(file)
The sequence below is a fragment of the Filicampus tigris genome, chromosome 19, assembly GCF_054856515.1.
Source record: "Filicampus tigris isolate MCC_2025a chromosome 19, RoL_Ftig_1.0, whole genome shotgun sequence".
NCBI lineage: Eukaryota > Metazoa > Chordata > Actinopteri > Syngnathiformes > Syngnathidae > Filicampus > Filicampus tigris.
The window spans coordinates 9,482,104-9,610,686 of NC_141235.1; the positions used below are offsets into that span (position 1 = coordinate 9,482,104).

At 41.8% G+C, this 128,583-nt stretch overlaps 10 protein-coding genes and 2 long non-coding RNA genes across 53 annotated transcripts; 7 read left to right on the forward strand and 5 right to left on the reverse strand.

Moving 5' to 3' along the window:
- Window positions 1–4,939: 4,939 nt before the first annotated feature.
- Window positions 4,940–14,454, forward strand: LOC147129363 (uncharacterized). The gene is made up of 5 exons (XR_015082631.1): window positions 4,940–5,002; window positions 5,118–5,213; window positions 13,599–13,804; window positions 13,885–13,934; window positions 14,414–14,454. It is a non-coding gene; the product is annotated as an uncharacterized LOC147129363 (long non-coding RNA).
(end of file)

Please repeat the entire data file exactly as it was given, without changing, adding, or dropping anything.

The sequence below is a fragment of the Filicampus tigris genome, chromosome 19, assembly GCF_054856515.1.
Source record: "Filicampus tigris isolate MCC_2025a chromosome 19, RoL_Ftig_1.0, whole genome shotgun sequence".
NCBI lineage: Eukaryota > Metazoa > Chordata > Actinopteri > Syngnathiformes > Syngnathidae > Filicampus > Filicampus tigris.
The window spans coordinates 9,482,104-9,610,686 of NC_141235.1; the positions used below are offsets into that span (position 1 = coordinate 9,482,104).

At 41.8% G+C, this 128,583-nt stretch overlaps 10 protein-coding genes and 2 long non-coding RNA genes across 53 annotated transcripts; 7 read left to right on the forward strand and 5 right to left on the reverse strand.

Moving 5' to 3' along the window:
- Window positions 1–4,939: 4,939 nt before the first annotated feature.
- Window positions 4,940–14,454, forward strand: LOC147129363 (uncharacterized). The gene is made up of 5 exons (XR_015082631.1): window positions 4,940–5,002; window positions 5,118–5,213; window positions 13,599–13,804; window positions 13,885–13,934; window positions 14,414–14,454. It is a non-coding gene; the product is annotated as an uncharacterized LOC147129363 (long non-coding RNA).